OKNA ROSTA posters, also known as ROSTA, were designed between late 1919 and late 1921 during and immediately after the Russian Civil War. ROSTA was the name of the Russian Telegraph Agency founded in 1918. Several artists helped produce these posters, including Mayakovsky, who was responsible for their style and layout, and Mikhail Cheremnykh. They depicted texts and scenes addressing an audience of workers with a view toward recruiting support for the fledgling Soviet state. The ROSTA windows were designed to relate a story. The posters have a specific format and feature successive scenes with cartoons and texts about a certain subject.
A template system was used to produce the posters manually. They were soon replicated via a stencil machine and put up all over Moscow and in many other cities as well. The speed at which the ROSTA posters were produced made them a much faster and more effective means of communication than ordinary posters, which took at least a few days to produce and longer in some cases.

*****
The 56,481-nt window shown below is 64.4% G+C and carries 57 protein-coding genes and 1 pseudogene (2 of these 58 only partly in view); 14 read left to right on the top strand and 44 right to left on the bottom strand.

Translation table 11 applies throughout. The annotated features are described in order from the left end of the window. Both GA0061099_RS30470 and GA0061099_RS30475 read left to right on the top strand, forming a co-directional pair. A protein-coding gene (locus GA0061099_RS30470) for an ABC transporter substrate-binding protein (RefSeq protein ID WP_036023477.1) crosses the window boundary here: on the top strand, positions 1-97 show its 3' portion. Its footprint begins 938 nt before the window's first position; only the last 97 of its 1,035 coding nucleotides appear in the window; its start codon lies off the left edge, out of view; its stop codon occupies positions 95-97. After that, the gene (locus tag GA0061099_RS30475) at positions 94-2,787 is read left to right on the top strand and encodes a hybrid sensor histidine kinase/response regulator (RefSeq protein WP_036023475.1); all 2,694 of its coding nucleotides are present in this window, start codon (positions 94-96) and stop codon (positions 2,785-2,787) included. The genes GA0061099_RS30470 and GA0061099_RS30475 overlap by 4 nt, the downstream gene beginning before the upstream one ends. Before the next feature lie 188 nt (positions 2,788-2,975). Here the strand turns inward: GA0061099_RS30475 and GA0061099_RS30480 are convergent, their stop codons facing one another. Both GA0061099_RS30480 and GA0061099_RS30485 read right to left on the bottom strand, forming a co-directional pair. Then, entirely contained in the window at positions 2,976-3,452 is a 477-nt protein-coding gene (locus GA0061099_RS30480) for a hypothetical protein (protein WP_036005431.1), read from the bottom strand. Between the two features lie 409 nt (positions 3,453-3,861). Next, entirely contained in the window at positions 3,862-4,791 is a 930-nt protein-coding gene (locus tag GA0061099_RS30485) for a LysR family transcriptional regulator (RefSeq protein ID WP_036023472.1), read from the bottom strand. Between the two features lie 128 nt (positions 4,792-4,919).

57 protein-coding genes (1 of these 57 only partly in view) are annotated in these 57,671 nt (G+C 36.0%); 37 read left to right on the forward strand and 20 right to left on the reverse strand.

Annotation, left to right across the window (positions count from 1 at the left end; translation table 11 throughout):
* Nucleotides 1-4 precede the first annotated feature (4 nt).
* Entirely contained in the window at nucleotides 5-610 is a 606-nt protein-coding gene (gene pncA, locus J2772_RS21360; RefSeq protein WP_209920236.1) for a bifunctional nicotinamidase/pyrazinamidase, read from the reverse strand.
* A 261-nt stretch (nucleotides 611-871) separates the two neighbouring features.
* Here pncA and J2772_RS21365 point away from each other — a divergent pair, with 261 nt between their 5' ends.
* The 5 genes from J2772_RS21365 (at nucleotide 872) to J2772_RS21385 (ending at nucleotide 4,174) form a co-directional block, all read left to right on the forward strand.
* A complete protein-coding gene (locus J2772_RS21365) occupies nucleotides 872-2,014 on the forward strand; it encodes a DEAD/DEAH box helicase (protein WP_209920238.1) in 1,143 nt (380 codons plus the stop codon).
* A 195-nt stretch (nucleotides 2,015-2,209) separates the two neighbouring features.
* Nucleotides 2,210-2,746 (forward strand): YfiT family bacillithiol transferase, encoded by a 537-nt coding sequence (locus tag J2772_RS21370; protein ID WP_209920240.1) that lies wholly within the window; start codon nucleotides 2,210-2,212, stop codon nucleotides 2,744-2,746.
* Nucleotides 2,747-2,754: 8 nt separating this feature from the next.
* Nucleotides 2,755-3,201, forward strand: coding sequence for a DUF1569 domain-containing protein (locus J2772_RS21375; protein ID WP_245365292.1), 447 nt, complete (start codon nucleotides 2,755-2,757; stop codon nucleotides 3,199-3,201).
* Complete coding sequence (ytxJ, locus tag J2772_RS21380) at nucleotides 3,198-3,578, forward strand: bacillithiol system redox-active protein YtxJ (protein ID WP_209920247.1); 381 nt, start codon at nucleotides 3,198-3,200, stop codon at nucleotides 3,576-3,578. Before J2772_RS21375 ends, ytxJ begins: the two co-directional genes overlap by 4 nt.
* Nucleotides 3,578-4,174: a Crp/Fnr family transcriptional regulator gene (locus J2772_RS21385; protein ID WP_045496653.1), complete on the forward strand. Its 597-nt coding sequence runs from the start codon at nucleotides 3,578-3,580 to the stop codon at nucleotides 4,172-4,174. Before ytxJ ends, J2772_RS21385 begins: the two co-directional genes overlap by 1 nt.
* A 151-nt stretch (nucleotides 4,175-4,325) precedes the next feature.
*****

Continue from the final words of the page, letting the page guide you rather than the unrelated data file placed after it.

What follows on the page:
In the 1920s this ROSTA style was followed by other styles, and the focus shifted to the effectiveness of certain images.
Previously, the IISH had two ROSTA posters. The purchase of two series from an American antiquarian bookseller has added ten more posters to the collection.
Text was taken from On the Waterfront - newsletter of the Friends of the IISH Issue 13 (pdf, 1.35 Mb).